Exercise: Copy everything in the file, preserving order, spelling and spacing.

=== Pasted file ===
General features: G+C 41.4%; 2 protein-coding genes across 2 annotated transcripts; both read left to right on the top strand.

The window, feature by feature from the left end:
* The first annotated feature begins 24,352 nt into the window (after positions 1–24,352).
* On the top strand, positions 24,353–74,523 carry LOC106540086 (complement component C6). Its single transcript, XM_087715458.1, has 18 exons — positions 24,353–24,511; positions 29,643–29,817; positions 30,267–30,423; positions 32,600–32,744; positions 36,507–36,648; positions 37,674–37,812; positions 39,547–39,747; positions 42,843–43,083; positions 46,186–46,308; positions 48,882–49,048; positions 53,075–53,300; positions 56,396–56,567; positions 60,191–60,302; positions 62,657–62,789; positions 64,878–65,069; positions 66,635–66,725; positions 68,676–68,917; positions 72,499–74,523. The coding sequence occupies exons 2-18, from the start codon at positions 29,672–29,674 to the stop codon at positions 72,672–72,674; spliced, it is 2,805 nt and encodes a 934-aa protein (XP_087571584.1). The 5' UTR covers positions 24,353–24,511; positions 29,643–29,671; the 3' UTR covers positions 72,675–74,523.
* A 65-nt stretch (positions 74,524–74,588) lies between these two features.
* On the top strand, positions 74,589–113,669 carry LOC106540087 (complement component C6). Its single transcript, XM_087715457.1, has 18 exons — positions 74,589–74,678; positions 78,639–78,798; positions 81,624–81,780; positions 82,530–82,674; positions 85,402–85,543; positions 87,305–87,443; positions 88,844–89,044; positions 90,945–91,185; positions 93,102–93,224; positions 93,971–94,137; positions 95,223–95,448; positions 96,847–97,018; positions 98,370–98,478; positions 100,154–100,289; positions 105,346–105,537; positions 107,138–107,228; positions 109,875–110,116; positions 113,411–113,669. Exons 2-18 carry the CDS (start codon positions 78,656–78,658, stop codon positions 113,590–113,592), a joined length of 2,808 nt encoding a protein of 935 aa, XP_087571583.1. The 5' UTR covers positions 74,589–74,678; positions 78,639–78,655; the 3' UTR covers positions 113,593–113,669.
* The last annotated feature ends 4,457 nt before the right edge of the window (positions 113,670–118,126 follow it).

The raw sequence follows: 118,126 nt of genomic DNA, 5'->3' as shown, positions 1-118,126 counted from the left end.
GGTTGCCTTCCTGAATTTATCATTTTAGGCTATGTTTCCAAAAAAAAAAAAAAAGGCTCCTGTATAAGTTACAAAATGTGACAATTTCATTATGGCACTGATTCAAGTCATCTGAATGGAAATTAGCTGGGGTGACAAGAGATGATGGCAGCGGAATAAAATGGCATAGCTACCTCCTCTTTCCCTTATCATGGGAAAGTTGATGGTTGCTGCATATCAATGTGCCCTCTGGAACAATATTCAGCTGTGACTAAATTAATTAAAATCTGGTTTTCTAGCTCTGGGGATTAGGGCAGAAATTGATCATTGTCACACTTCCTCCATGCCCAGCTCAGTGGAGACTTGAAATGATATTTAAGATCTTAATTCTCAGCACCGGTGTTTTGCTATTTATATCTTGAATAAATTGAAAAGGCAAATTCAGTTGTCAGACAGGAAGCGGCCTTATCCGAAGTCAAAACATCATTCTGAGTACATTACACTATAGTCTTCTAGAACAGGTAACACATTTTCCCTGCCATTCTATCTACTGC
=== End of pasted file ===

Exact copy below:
General features: G+C 41.4%; 2 protein-coding genes across 2 annotated transcripts; both read left to right on the top strand.

The window, feature by feature from the left end:
* The first annotated feature begins 24,352 nt into the window (after positions 1–24,352).
* On the top strand, positions 24,353–74,523 carry LOC106540086 (complement component C6). Its single transcript, XM_087715458.1, has 18 exons — positions 24,353–24,511; positions 29,643–29,817; positions 30,267–30,423; positions 32,600–32,744; positions 36,507–36,648; positions 37,674–37,812; positions 39,547–39,747; positions 42,843–43,083; positions 46,186–46,308; positions 48,882–49,048; positions 53,075–53,300; positions 56,396–56,567; positions 60,191–60,302; positions 62,657–62,789; positions 64,878–65,069; positions 66,635–66,725; positions 68,676–68,917; positions 72,499–74,523. The coding sequence occupies exons 2-18, from the start codon at positions 29,672–29,674 to the stop codon at positions 72,672–72,674; spliced, it is 2,805 nt and encodes a 934-aa protein (XP_087571584.1). The 5' UTR covers positions 24,353–24,511; positions 29,643–29,671; the 3' UTR covers positions 72,675–74,523.
* A 65-nt stretch (positions 74,524–74,588) lies between these two features.
* On the top strand, positions 74,589–113,669 carry LOC106540087 (complement component C6). Its single transcript, XM_087715457.1, has 18 exons — positions 74,589–74,678; positions 78,639–78,798; positions 81,624–81,780; positions 82,530–82,674; positions 85,402–85,543; positions 87,305–87,443; positions 88,844–89,044; positions 90,945–91,185; positions 93,102–93,224; positions 93,971–94,137; positions 95,223–95,448; positions 96,847–97,018; positions 98,370–98,478; positions 100,154–100,289; positions 105,346–105,537; positions 107,138–107,228; positions 109,875–110,116; positions 113,411–113,669. Exons 2-18 carry the CDS (start codon positions 78,656–78,658, stop codon positions 113,590–113,592), a joined length of 2,808 nt encoding a protein of 935 aa, XP_087571583.1. The 5' UTR covers positions 74,589–74,678; positions 78,639–78,655; the 3' UTR covers positions 113,593–113,669.
* The last annotated feature ends 4,457 nt before the right edge of the window (positions 113,670–118,126 follow it).

The raw sequence follows: 118,126 nt of genomic DNA, 5'->3' as shown, positions 1-118,126 counted from the left end.
GGTTGCCTTCCTGAATTTATCATTTTAGGCTATGTTTCCAAAAAAAAAAAAAAAGGCTCCTGTATAAGTTACAAAATGTGACAATTTCATTATGGCACTGATTCAAGTCATCTGAATGGAAATTAGCTGGGGTGACAAGAGATGATGGCAGCGGAATAAAATGGCATAGCTACCTCCTCTTTCCCTTATCATGGGAAAGTTGATGGTTGCTGCATATCAATGTGCCCTCTGGAACAATATTCAGCTGTGACTAAATTAATTAAAATCTGGTTTTCTAGCTCTGGGGATTAGGGCAGAAATTGATCATTGTCACACTTCCTCCATGCCCAGCTCAGTGGAGACTTGAAATGATATTTAAGATCTTAATTCTCAGCACCGGTGTTTTGCTATTTATATCTTGAATAAATTGAAAAGGCAAATTCAGTTGTCAGACAGGAAGCGGCCTTATCCGAAGTCAAAACATCATTCTGAGTACATTACACTATAGTCTTCTAGAACAGGTAACACATTTTCCCTGCCATTCTATCTACTGC